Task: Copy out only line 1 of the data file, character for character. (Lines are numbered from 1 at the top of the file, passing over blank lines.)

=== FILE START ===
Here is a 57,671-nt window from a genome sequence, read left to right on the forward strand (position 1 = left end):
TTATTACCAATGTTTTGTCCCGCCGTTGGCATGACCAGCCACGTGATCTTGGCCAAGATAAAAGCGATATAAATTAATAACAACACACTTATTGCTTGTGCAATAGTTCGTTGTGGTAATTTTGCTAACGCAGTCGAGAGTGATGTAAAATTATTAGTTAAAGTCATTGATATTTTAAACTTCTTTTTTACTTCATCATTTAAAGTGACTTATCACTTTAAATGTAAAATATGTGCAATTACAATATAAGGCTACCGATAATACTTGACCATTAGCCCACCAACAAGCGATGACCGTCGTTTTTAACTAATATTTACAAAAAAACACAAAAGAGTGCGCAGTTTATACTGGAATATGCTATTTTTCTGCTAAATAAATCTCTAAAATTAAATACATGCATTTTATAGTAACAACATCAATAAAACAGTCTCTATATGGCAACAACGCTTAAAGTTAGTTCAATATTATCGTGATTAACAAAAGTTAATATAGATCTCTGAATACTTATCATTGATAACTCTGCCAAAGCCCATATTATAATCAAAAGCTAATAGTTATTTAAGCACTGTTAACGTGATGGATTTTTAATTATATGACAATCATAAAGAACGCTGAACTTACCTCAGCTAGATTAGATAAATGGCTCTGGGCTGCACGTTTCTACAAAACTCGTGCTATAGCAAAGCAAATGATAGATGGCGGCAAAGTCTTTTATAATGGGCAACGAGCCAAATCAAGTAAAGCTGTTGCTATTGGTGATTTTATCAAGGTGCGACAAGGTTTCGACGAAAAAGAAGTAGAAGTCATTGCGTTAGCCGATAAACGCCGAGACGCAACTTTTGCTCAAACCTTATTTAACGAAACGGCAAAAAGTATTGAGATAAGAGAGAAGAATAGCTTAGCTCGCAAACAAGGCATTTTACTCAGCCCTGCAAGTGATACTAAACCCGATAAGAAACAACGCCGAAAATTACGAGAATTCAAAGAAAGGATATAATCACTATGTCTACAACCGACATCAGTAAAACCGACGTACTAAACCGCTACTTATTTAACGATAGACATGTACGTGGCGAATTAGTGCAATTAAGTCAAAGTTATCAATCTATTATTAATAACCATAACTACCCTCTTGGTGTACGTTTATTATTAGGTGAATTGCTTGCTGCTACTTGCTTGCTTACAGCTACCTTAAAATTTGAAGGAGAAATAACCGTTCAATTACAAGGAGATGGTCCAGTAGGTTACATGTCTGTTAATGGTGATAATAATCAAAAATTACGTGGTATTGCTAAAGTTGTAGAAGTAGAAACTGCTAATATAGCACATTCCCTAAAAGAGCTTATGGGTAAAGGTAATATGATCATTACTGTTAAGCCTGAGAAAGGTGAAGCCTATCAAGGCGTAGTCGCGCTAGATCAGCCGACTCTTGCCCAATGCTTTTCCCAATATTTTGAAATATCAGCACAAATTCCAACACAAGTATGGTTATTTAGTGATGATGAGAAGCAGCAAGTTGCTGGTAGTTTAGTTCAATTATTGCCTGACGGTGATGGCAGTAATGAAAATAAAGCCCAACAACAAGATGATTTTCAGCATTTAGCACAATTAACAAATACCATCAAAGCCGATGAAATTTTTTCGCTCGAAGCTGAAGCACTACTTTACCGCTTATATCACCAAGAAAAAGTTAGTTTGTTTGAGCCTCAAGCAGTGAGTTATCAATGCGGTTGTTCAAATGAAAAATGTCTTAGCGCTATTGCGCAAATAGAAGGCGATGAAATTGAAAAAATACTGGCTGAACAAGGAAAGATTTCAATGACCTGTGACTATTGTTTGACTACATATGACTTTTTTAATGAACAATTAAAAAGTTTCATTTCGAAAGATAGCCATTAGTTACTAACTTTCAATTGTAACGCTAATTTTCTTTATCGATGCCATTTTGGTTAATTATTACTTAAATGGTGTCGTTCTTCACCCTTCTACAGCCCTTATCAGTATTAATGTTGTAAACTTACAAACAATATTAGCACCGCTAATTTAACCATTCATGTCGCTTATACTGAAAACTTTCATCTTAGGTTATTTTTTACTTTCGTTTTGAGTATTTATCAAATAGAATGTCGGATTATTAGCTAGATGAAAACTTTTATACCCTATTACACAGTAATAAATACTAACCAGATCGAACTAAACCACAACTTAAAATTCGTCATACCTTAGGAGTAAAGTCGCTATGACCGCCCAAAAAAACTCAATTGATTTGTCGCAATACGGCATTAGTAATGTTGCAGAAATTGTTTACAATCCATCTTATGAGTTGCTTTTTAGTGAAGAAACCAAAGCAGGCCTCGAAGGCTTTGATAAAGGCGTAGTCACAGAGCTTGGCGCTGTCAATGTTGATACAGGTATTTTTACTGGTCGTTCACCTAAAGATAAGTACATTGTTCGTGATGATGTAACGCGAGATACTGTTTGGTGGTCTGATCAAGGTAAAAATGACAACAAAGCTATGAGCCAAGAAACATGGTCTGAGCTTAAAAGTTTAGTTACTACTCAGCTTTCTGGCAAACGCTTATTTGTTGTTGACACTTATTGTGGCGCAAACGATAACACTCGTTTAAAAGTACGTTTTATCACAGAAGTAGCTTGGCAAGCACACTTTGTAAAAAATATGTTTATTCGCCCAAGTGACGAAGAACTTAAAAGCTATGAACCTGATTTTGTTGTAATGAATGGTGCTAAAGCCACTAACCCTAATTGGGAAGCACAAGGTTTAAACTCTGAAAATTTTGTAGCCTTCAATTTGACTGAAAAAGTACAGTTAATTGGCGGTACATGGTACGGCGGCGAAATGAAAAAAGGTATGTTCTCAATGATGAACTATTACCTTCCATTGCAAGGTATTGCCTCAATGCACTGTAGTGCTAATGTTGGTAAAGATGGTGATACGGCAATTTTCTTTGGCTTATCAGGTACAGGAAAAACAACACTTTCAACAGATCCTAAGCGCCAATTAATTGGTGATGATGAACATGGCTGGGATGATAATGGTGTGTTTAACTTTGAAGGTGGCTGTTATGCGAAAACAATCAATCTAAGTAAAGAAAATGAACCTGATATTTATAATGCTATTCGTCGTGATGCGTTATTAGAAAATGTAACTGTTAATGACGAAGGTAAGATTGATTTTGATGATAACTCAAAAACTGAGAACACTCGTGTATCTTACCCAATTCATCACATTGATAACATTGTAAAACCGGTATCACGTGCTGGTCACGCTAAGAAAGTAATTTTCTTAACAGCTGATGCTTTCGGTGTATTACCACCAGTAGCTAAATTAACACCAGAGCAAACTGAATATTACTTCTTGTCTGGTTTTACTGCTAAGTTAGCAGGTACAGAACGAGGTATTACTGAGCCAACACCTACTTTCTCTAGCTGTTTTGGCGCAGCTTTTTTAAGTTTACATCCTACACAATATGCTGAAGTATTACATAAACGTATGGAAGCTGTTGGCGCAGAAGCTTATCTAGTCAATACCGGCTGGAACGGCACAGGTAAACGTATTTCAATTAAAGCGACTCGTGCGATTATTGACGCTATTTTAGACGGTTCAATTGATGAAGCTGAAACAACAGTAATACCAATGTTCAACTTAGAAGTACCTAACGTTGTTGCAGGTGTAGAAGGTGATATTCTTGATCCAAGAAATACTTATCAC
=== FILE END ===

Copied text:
Here is a 57,671-nt window from a genome sequence, read left to right on the forward strand (position 1 = left end):